Taylor and Sander also discuss how the aggressive use of preferences has a cascading effect on campus. "A pervasive characteristic of large admissions preferences," they reason, "is that the recipients are at a competitive disadvantage in courses. Many of them consequently seek out courses and majors where they will suffer least --academically and personally--from their relatively weaker preparation. Over time, this means that students admitted with large preferences tend to concentrate in the 'softest' majors and courses." This trend, of course, undermines the University of Texas' justification of keeping preferences in place on grounds of insufficient "classroom diversity": admitting more students with large preferences won't mean that more preferential students will take classes in biochemistry.
What do Taylor and Sander recommend? First, they suggest that if the Court retains racial preferences, it needs to increase transparency, so that universities that use preferences must "do so in a way that makes both the university's current and planned use of racial preferences in admissions and the academic consequences thereof transparent both to applicants and (with careful privacy protections) to the public."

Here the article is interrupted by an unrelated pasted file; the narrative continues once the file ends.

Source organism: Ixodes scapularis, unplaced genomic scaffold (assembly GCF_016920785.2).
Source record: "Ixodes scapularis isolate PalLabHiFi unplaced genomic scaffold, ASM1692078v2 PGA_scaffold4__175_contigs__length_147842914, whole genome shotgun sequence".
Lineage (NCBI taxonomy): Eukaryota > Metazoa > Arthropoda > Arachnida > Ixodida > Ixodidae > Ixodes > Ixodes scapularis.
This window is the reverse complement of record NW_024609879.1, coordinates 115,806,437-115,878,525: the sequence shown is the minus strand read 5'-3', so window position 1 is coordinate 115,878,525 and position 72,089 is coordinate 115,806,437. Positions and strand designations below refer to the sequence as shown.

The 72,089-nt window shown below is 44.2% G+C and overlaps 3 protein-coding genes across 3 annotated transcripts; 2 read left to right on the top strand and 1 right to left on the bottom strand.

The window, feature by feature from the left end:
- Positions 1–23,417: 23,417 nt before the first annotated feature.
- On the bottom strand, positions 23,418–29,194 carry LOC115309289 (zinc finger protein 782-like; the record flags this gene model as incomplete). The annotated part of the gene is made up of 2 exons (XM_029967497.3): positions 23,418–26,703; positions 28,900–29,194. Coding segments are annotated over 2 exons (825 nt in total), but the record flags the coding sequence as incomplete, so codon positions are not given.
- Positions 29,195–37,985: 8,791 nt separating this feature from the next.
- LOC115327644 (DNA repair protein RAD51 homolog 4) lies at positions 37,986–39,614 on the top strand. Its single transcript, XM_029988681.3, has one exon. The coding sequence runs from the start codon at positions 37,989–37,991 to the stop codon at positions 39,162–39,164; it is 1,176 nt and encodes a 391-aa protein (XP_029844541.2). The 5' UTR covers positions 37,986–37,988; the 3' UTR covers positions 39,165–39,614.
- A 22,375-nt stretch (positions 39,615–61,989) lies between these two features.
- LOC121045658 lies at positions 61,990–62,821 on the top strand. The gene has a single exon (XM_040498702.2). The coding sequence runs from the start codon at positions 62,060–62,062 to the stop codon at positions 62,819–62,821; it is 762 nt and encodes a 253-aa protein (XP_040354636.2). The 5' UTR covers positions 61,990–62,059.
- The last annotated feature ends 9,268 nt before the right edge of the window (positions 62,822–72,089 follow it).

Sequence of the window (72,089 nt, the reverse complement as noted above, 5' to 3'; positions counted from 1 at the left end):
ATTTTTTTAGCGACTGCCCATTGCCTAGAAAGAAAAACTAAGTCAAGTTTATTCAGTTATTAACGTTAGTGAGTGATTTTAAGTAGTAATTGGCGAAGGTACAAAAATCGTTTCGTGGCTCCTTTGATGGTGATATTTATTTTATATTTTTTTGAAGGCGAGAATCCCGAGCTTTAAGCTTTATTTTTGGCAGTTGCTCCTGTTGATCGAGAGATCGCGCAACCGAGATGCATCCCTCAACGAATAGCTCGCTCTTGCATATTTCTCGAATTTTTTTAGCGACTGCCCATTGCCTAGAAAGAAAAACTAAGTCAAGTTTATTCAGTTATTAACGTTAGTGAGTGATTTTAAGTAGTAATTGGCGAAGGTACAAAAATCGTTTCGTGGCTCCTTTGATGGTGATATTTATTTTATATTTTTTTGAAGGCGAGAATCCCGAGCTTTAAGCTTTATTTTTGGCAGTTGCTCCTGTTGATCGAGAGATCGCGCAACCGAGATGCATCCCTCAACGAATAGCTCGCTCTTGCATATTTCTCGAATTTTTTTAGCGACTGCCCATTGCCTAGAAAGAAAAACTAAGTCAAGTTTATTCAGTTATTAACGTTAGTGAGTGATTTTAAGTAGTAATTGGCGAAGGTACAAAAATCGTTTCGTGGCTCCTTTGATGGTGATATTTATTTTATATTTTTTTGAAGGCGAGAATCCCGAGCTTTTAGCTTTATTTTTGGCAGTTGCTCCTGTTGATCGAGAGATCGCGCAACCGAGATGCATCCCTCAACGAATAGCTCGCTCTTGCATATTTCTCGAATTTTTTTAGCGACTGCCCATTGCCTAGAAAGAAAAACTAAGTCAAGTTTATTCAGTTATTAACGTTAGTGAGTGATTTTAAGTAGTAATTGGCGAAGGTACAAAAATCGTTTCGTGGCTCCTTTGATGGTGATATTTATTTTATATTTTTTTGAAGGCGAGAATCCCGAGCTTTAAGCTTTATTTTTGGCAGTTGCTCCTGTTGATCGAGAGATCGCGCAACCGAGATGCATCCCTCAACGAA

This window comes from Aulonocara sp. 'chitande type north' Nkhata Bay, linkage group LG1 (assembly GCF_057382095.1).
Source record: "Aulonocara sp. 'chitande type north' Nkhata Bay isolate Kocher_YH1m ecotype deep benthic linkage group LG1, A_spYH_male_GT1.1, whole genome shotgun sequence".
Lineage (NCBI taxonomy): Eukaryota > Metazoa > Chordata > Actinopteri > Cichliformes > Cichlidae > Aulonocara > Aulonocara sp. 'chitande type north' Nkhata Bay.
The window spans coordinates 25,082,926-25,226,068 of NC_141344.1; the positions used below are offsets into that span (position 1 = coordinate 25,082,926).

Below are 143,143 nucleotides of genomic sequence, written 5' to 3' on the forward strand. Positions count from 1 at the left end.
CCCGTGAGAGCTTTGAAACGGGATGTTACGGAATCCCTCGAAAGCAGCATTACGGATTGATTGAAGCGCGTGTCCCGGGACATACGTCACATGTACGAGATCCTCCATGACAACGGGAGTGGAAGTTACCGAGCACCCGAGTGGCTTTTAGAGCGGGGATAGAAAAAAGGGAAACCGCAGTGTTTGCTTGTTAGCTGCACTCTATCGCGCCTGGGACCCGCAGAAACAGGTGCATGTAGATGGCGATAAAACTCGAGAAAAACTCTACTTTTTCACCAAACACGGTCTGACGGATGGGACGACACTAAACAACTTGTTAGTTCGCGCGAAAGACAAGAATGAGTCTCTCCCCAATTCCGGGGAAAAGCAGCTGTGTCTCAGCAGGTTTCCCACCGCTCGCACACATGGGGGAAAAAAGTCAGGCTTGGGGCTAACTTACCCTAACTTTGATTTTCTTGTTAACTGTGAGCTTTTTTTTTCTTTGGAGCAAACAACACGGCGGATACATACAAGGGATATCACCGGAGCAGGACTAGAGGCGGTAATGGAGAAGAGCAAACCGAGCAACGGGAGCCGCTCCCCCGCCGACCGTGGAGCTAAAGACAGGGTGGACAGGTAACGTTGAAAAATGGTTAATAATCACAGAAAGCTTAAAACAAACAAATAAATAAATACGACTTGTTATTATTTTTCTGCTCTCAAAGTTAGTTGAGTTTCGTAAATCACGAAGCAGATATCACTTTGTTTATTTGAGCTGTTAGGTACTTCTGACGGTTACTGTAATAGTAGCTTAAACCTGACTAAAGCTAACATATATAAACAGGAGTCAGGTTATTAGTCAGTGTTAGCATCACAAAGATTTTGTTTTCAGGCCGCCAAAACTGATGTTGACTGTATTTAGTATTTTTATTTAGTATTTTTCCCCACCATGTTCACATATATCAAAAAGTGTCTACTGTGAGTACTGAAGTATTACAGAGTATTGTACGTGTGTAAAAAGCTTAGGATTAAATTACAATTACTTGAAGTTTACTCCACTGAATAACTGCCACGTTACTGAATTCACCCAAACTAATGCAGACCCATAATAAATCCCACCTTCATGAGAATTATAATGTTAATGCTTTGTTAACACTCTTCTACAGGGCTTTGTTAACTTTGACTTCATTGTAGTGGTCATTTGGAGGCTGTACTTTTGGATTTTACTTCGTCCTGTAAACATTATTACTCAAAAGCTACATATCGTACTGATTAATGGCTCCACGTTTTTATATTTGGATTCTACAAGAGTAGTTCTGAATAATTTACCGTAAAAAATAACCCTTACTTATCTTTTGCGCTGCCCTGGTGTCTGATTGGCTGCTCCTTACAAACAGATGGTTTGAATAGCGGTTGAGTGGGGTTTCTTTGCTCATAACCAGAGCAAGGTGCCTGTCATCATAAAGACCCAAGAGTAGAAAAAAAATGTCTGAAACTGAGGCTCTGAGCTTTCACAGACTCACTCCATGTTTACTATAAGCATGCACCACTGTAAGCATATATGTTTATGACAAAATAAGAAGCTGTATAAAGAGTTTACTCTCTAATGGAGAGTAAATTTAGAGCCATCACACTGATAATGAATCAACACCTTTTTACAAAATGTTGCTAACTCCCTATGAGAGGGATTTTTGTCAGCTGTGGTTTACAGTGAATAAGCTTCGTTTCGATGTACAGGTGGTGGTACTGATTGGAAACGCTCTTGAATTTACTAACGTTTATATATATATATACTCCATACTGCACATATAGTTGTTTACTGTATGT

Second, the duo urges the Court to require any public university that plans to continue using racial preferences to do so in a highly tailored fashion and in any case to no greater extent than the school employs preferences based on socio-economic status. "Socioeconomic imbalances in college access and on elite campuses," they conclude, "far exceed racial imbalances, and greater SES diversity can be achieved with much smaller preferences, and thus less risk to students, than is the norm with current racial preferences. Thus constraining the use of race in admissions makes it far more likely that racial preferences are not mechanically manipulated to achieve balancing goals, but instead really are part of a multi-faceted process of assessing an individual's contribution to a diverse campus community."
The argument is powerful. Will any advocates of preferences take up Taylor and Sander's challenge, and effectively rebut any of their research? I wouldn't hold my breath.